LARB is an “all in” effort. In the past year alone we have published 1,270 essays, reviews, podcasts, and short films. In addition, we’ve launched two well received print publications, held very successful LARB Luminary Dinners, and conducted a variety of other activities. LARB is currently being read in all 50 States and in 150 countries around the world!

All this effort and output costs money. LARB is a nonprofit, but our monthly expenses are considerable. To cover our operating costs, we rely on gifts, donations, and grants. Mostly, we subsist on individual donations. Your donations.

The content we present takes hundreds of people to write, and dozens of people to edit, design, and otherwise support the product. We are delighted that so many readers enjoy LARB. We need each reader to support that which they enjoy.

To donate to LARB, CLICK HERE. You can become a member at any of the basic program amounts, or you can give any larger amount — $1,000, $2,500, $25,000 — whatever your capacity and commitment dictate. We are strongly committed to you, our readers, and are deeply appreciative of EVERY contribution, regardless of amount.

The timing of this appeal has special significance. After operating as a sponsored project under the aegis of UC Riverside Foundation and now PEN Center USA, LARB is finally going out on its own. There is considerable expense involved in the transition to an independent status. We need your help in supporting this next phase.

The Los Angeles Review of Books is making history. There has never been anything like it, and it has changed the cultural landscape. If you believe in Tom’s vision and in the team that works hard every day to realize it, as I do — if you believe what we’ve done with LARB deserves support — then please give your full support. We can’t do it without you.

With deep appreciation,

Albert Litewka
Chairman of the Board
Los Angeles Review of Books


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Reading Middlemarch in Jiangxi

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By Mengfei Chen

Is it still a truth universally acknowledged that a single man in possession of a good fortune must be in want of a wife? Perhaps he’d rather spend that fortune on bottle service and club bunnies. Certainly, modern day Lily Barts need not die young, alone and poor because they nixed a number of suitable suitors — not if Sheryl Sandberg has anything to say about it.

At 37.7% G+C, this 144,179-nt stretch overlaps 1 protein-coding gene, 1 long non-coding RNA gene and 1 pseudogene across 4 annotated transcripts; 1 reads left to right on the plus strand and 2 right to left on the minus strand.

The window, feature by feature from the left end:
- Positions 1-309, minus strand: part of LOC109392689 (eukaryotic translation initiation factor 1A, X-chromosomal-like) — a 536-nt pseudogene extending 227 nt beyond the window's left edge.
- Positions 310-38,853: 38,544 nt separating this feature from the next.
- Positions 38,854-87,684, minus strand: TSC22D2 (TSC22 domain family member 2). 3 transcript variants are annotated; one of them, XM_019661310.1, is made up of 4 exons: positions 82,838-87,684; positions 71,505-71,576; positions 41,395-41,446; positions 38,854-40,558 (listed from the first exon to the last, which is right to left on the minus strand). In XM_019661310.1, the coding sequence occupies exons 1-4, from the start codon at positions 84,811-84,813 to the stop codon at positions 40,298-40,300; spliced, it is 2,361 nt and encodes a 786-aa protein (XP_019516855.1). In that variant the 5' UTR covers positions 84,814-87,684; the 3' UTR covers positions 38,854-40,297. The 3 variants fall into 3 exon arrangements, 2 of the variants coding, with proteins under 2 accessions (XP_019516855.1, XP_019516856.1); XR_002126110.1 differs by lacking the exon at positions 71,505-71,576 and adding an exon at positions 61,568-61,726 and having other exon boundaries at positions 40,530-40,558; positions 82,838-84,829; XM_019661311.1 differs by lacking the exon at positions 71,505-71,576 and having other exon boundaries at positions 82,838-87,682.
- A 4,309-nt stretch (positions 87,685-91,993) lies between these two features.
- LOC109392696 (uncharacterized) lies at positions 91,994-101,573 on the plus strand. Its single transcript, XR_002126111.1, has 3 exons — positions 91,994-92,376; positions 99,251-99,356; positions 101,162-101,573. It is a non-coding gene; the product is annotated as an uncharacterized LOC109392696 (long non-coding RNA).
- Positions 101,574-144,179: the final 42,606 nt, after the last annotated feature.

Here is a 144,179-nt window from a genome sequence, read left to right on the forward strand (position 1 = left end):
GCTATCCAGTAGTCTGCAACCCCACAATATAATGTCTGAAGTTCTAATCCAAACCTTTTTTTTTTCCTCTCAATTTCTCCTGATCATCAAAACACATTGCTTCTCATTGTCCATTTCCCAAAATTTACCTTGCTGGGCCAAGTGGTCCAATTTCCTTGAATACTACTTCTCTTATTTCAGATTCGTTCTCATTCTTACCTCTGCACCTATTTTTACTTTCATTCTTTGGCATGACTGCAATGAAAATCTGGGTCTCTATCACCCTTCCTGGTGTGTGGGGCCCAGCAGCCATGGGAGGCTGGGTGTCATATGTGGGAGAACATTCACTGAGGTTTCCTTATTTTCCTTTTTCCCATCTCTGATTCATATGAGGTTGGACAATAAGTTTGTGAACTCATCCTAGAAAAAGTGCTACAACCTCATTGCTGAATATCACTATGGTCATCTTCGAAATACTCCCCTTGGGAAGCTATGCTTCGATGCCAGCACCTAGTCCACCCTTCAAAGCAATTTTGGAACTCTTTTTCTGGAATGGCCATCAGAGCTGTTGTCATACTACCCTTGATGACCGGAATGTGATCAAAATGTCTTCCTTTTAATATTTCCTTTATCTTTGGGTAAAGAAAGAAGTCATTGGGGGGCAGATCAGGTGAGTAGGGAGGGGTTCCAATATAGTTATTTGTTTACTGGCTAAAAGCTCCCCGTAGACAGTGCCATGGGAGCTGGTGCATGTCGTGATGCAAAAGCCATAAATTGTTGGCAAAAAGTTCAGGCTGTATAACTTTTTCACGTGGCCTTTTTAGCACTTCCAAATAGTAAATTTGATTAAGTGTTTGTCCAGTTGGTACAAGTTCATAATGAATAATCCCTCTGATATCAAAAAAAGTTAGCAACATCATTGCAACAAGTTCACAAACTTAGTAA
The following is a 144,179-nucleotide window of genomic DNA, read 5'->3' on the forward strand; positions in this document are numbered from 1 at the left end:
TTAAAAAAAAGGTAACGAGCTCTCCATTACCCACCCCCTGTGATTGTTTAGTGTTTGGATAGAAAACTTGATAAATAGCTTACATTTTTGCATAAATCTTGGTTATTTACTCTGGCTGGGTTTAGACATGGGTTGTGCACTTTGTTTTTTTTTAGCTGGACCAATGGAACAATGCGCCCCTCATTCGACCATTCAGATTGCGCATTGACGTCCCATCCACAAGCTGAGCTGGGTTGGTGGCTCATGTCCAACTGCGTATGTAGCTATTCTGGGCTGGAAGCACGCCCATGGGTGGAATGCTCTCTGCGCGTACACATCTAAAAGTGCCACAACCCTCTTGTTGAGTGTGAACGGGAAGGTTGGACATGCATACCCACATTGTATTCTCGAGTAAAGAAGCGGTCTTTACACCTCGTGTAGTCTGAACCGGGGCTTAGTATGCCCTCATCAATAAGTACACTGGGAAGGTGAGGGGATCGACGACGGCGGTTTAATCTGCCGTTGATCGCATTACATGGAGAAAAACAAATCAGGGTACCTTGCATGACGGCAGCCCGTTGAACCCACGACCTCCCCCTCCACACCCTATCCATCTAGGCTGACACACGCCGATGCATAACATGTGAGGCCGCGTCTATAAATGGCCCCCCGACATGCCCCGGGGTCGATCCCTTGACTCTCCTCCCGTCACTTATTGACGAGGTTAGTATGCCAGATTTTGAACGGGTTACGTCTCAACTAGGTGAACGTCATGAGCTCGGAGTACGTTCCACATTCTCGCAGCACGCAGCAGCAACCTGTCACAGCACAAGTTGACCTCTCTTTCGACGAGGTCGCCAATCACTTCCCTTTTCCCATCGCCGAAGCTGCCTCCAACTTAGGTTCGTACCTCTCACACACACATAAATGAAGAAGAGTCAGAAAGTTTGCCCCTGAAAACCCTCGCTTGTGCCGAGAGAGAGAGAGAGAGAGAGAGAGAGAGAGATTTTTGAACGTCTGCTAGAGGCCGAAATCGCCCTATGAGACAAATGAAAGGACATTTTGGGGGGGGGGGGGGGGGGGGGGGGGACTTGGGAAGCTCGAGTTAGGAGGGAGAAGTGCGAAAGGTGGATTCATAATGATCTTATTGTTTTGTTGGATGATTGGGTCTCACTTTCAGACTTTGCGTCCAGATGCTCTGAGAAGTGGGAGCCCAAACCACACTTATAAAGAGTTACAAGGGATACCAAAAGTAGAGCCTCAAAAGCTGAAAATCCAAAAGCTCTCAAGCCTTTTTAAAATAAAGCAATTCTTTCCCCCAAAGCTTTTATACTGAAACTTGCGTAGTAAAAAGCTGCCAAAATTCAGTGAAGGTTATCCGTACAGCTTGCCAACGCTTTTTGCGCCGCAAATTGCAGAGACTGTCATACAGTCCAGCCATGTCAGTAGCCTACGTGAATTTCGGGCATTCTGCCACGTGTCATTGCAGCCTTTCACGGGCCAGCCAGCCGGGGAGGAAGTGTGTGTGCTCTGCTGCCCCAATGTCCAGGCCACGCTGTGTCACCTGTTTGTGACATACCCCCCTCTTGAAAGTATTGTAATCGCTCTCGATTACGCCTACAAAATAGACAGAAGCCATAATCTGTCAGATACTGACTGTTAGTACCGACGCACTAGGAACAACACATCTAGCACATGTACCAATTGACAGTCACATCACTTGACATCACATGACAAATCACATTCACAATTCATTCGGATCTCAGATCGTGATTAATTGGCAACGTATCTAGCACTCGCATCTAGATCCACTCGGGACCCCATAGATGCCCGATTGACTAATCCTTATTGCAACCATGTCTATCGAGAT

Great nineteenth century novels built on the question of “will he propose and will she say yes” live on, but mostly as bonneted costume dramas on the BBC. They seem like historic relics in the age of the pre-nup and easy divorce.

When I took George Eliot’s Middlemarch on my trip to spend Spring Festival with my grandparents earlier this year, I thought I was packing a work of historical fiction. It was holiday reading. I wanted to take advantage of the long journey home (17 hours by train each way, bracketed by another two hours on the newly built two-lane highway dodging tractors, overloaded long-haul trucks and the occasional confused water buffalo) to cross the book Virginia Woolf called the only novel written for adults off my literary bucket list. I did not expect the book, which charts with great sensitivity the marriages, successful and otherwise, of several couples in a 19th century English country town, to resonate so powerfully with the lives of people living in a 21st century Chinese one. Continue reading

Naked Bookseller

Letter from Central Idaho: 20 Years of Iconoclastic Bookselling

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By Sarah Hedrickimage

Pictured above: Sarah and Gary, owners of Iconoclast Books in Ketchum, Idaho, appreciating the view.

Six years ago this month, Gary Hunt, owner of Iconoclast Books in Ketchum, Idaho, was killed in a car accident on his way home from one of the frequent events hosted in his store. He left behind a baby daughter, his wife Sarah and his three “bonus” children (from Sarah’s previous marriage), not to mention three regional stores including a new flagship store and coffee shop in downtown Ketchum, a warehouse for the internet side of the business, and an entire community of people (whether they were seasonal or full time residents) who relied on Iconoclast for its ever growing stock of new, used and rare books, as well as for its open-door policy when it came to matters of community organizing, events, and fundraising. On the sixth anniversary of Gary’s death, Sarah gives us the update from the place where Pound was born and Hemingway died, and the bookstore in Central Idaho that remains, despite everything, truly iconoclastic. - C.P. Heiser

T.S. Eliot wrote that April is the cruelest month, “mixing Memory and desire, stirring Dull roots with spring rain.” For me, May is possibly worse, and bittersweet, both personally and professionally. It holds both the anniversaries of my marriage to Gary as well as that of his death. Twenty years ago he brought Iconoclast Books to life and since his passing, I’ve honored the legacy of the store, stayed current with the needs of my community, and strived to find the right formula for Iconoclast Books to remain a vital part of both myself and the community; to stay open so that I can continue to do the work I love. Continue reading


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The Brief and Wondrous Life of California Bookstore Day

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The Naked Bookseller is proud to present the story behind California Bookstore Day (this Saturday May 3rd) — a grand notion incubated at the Bay Area’s legendary Green Apple bookstore, recipient of Publisher Weekly’s 2014 Independent Bookstore of the Year Award.

By Samantha Schoech